# Help with a proof for an quite intuitive Utility optimization problem

Assume $$U(x,y,a,c )= - c x + B(x,y,a)$$, with $$\frac{\partial B(x,y,a)}{\partial c }=0$$, and with $$a$$ and $$c\geq 0$$ being parameters, and with $$x$$ and $$y$$ being variables. Further, $$B(x,y,a)$$ is continuous and twice continuously differentiable in all its inputs. Further, the $$(x,y)$$ maximizing $$U(x,y,a,c )$$ is unique everywhere and it is continuous in $$a$$ and $$c$$.

Suppose that $$(x_1,y_1)$$ maximizes $$U(x,y,a_1,c )$$, and $$(x_2,y_2)$$ maximizes $$U(x,y,a_2,c )$$, and that $$0\leq x_1.

Let $$U^*(a):=\underset{x,y}{\max} U(x,y,a,c)$$.

To show: $$\frac{\partial U^*(a_1)}{\partial c } > \frac{\partial U^*(a_2)}{\partial c }$$

It seems that you can just define two objective problems with the features you stated above and just take the derivatives with respect to $$c$$ to illustrate this.

Under your specification we have two value functions:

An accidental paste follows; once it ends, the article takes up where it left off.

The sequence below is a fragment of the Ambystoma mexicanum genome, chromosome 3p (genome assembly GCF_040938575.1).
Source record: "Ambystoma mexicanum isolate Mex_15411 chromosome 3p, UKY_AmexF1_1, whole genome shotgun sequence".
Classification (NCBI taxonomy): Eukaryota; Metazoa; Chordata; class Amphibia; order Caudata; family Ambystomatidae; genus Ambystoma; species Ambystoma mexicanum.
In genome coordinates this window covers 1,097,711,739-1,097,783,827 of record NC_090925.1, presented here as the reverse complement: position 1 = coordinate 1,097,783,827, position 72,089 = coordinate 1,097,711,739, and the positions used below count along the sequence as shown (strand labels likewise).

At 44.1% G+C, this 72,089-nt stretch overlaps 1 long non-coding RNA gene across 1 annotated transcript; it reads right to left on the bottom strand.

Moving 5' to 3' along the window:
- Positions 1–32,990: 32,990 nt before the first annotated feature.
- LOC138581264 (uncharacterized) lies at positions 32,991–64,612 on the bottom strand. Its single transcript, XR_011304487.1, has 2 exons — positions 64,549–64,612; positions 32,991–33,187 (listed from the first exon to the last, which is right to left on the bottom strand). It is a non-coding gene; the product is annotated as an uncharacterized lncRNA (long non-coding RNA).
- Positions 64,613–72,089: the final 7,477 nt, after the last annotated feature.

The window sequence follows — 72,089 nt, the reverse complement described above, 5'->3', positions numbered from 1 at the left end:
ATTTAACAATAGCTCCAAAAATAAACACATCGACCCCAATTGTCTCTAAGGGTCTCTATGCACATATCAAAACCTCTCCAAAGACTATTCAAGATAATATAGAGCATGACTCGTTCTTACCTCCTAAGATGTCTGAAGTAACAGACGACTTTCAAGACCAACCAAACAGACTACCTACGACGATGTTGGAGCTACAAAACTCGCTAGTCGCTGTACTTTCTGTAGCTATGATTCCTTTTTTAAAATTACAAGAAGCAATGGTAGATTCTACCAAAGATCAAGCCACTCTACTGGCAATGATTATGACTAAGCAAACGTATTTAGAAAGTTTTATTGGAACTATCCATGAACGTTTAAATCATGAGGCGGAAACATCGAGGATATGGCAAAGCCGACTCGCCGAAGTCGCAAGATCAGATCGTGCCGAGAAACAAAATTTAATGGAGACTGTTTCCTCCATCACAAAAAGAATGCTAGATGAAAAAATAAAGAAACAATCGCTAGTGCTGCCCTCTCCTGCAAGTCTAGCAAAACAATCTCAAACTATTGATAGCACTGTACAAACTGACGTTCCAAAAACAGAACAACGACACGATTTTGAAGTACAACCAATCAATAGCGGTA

$$U(x_1,y_1,a_1,c)=-cx_1+B(x_1,y_1,a_1)$$ $$U(x_2,y_2,a_2,c)=-cx_2+B(x_2,y_2,a_2)$$

Taking the derivative of the above two equations with respect to $$c$$ we get:

$$\frac{\partial U(x_1,y_1,a_1,c)}{\partial c}=-x_1$$ $$\frac{\partial U(x_2,y_2,a_2,c)}{\partial c}=-x_2$$

Based on the assumption that $$0\leq x_1 it follows that $$\frac{\partial U(x_1,y_1,a_1,c)}{\partial c}>\frac{\partial U(x_2,y_2,a_2,c)}{\partial c}$$.

• +1 but maybe you can add that you use the envelope theorem to obtain the expression of the partial derivatives.
– tdm
Oct 13 at 7:47
• @EconJohn: Thanks for your answer. The problem is that $x_1$ and $x_2$ are also functions of $c$. Why can we ignore them when taking the derivative?
– Paul
Oct 13 at 9:32
• Combing it with @tdm: The envelope theorem says that we can "ignore" $x^*$'s and $y^*$ change in $c$.
– Paul
Oct 13 at 9:45
• @Paul, Correct there's some envelope theorem applied here implicitly.
– EconJohn
Oct 15 at 0:10
• Thanks to both of you!
– Paul
Oct 16 at 11:26